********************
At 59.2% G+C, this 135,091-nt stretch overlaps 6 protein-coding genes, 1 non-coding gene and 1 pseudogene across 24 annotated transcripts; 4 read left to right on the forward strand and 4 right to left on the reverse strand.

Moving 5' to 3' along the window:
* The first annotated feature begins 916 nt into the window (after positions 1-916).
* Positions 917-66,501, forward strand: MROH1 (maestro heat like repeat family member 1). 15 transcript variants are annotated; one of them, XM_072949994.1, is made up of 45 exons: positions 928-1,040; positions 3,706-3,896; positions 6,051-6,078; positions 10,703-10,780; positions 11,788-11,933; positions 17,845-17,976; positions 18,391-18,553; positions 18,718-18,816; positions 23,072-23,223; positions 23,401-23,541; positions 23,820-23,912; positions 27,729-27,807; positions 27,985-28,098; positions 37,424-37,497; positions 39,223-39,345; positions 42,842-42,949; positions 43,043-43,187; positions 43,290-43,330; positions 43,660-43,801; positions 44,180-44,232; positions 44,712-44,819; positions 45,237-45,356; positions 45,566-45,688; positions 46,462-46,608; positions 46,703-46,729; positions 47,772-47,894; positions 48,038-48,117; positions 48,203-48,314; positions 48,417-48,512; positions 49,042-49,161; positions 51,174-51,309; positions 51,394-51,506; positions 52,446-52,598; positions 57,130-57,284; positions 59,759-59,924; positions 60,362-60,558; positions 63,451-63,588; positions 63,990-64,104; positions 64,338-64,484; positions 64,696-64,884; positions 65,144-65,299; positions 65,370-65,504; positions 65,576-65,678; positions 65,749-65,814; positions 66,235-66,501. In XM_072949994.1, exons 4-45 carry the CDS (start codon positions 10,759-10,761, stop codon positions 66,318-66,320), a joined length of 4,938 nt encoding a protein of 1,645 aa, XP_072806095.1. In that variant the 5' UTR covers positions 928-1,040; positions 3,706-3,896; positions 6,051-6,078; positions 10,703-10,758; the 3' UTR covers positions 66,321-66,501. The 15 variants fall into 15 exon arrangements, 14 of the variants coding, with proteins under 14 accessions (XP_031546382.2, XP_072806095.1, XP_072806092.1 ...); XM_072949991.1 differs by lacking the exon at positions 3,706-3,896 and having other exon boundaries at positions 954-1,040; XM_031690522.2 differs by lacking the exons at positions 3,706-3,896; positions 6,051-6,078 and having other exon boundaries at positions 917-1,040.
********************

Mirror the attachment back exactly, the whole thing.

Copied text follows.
At 59.2% G+C, this 135,091-nt stretch overlaps 6 protein-coding genes, 1 non-coding gene and 1 pseudogene across 24 annotated transcripts; 4 read left to right on the forward strand and 4 right to left on the reverse strand.

Moving 5' to 3' along the window:
* The first annotated feature begins 916 nt into the window (after positions 1-916).
* Positions 917-66,501, forward strand: MROH1 (maestro heat like repeat family member 1). 15 transcript variants are annotated; one of them, XM_072949994.1, is made up of 45 exons: positions 928-1,040; positions 3,706-3,896; positions 6,051-6,078; positions 10,703-10,780; positions 11,788-11,933; positions 17,845-17,976; positions 18,391-18,553; positions 18,718-18,816; positions 23,072-23,223; positions 23,401-23,541; positions 23,820-23,912; positions 27,729-27,807; positions 27,985-28,098; positions 37,424-37,497; positions 39,223-39,345; positions 42,842-42,949; positions 43,043-43,187; positions 43,290-43,330; positions 43,660-43,801; positions 44,180-44,232; positions 44,712-44,819; positions 45,237-45,356; positions 45,566-45,688; positions 46,462-46,608; positions 46,703-46,729; positions 47,772-47,894; positions 48,038-48,117; positions 48,203-48,314; positions 48,417-48,512; positions 49,042-49,161; positions 51,174-51,309; positions 51,394-51,506; positions 52,446-52,598; positions 57,130-57,284; positions 59,759-59,924; positions 60,362-60,558; positions 63,451-63,588; positions 63,990-64,104; positions 64,338-64,484; positions 64,696-64,884; positions 65,144-65,299; positions 65,370-65,504; positions 65,576-65,678; positions 65,749-65,814; positions 66,235-66,501. In XM_072949994.1, exons 4-45 carry the CDS (start codon positions 10,759-10,761, stop codon positions 66,318-66,320), a joined length of 4,938 nt encoding a protein of 1,645 aa, XP_072806095.1. In that variant the 5' UTR covers positions 928-1,040; positions 3,706-3,896; positions 6,051-6,078; positions 10,703-10,758; the 3' UTR covers positions 66,321-66,501. The 15 variants fall into 15 exon arrangements, 14 of the variants coding, with proteins under 14 accessions (XP_031546382.2, XP_072806095.1, XP_072806092.1 ...); XM_072949991.1 differs by lacking the exon at positions 3,706-3,896 and having other exon boundaries at positions 954-1,040; XM_031690522.2 differs by lacking the exons at positions 3,706-3,896; positions 6,051-6,078 and having other exon boundaries at positions 917-1,040.